Binkley guilty on all counts | January 2, 2009 | Mountain View Voice | Mountain View Online |

Mountain View Voice

News - January 2, 2009

Binkley guilty on all counts

War veteran who robbed Mountain View pharmacy now faces 12 years in prison

by Daniel DeBolt

A West Point graduate and war veteran was found guilty on all counts Tuesday of robbing pain pills from a local pharmacist at gunpoint.

Sargent Binkley, a 33-year-old Los Altos resident who robbed a Mountain View Walgreens three years ago, faces 12 to 15 years in prison unless a jury finds that he was legally insane during the crime.

On Monday, the jury will hear testimony from six court-appointed psychiatrists. Two of them say Binkley was legally insane during the crime due to the chronic pain he suffers from a war wound, while the other four say he was not.

If the jury finds Binkley was legally insane during the crime, he could be appointed to a state hospital, said deputy district attorney Deborah Medved. If not, the state's minimum sentence for robbery with a firearm is 12 years in prison.

"We don't think that's wrong to ask for special consideration for soldiers," said defense attorney Chuck Smith. "The DA's office has had a different view — they loaded up everything they could against him."

Binkley reportedly became addicted to painkillers while suffering from PTSD and an undiagnosed hip injury he received during his military service. The West Point graduate attended Los Altos High School, where he was thought of as a mellow, athletic honor student.

In January 2006, Binkley held up the Walgreens pharmacy on the corner of El Camino Real and Grant Road with an unloaded gun. In March he did the same at a Walgreens in San Carlos. He eventually turned himself in.

The jury deliberated for four days before reaching the verdict late Tuesday morning. The deciding factors were whether Binkley "used a gun as defined by law." The defense argued that the gun wasn't brandished in a "menacing way." Smith also argued that Binkley should be charged with robbing one Walgreens employee, not two, as he was charged.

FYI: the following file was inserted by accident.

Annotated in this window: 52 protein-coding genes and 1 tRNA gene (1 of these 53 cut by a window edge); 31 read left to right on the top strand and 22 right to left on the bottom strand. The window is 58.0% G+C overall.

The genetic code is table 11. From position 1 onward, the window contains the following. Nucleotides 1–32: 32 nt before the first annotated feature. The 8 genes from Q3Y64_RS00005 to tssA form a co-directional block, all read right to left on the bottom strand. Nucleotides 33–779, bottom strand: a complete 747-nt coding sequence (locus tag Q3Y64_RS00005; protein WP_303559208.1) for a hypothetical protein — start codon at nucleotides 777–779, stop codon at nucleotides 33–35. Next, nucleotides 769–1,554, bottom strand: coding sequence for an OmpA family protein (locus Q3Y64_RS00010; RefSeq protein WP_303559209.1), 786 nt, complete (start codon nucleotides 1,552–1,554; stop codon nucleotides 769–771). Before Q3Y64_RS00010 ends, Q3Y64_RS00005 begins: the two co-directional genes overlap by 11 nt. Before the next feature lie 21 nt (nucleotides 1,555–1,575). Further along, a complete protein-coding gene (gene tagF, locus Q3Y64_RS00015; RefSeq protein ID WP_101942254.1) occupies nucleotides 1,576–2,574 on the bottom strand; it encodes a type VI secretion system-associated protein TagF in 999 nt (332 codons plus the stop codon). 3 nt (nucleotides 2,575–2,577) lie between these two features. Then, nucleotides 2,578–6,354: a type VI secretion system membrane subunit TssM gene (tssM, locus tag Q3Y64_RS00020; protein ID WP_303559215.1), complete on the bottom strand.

Despite this, the jury decided unanimously to convict on all charges.

"I feel that the jury worked very hard on this verdict," said Medved. "I'm satisfied they came to the right conclusion."

The Mountain View Walgreens pharmacist Binkley robbed, Dennis Pinheiro, wrote a letter to the court in support of Binkley. According to Pinheiro's description of the event, Binkley was "calm" and "did not use physical or verbal force," though Pinheiro certainly didn't want to test him.

Binkley's hip fracture went undiagnosed for three years by Veterans Administration doctors, which lead to him being "hopelessly addicted" to painkillers, said his father Ed Binkley.

Binkley also used the painkillers to "self medicate" his PTSD, family members say. He was particularly haunted by two experiences: guarding mass graves in Bosnia, and being ordered to open fire on a truck with a teenager inside during anti-drug operations in Honduras.

"He basically couldn't sleep," his father said. "He would wake up screaming."

Binkley has been out on bail and living in a drug treatment facility.

Separate proceedings are underway in San Mateo County for the San Carlos robbery.

E-mail Daniel DeBolt at


Posted by Shelby, a resident of Whisman Station
on Jan 5, 2009 at 3:09 pm

I think the jury was too harsh in this case. As for whether or not he was legally insane, if you have more than one psychiatrist stating that he was, that in & of itself should create enough doubt as to warrant (at least) further investigation. Psychiatry is hardly an exact science, & people need to be reminded of that fact. The unfortunate truth for many victims in a lot of these cases involving chronic pain & pain pill addiction is that while it's far from being a new or recent development, the phenomenon itself hasn't been given the kind of research & attention to it that it deserves, or that other diseases have been given. Medicine is still in its infancy regarding prescription drug addiction and PTSD.

I also don't feel that enough consideration was given to his past as an honor student, athlete, West Point graduate, or to his history of PTSD. We simply can't know what each of us would have done in his situation, & even the pharmacist who was robbed supported Sargent Binkley. The government has never taken care of the victims our own military has created (our soldiers) & I've always thought that the treatment our troops receive~ especially in light of what is asked of them~ has been deplorable. I do not have a background in the military, but have worked in the medical field for almost 20 years. One need only compare any civilian hospital to any veteran's hospital to see what I'm talking about. Sargent Binkley wasn't the only one holding the gun in that pharmacy. His superiors & each one of us was right there next to him. We need to examine everyone's responsibility in this case.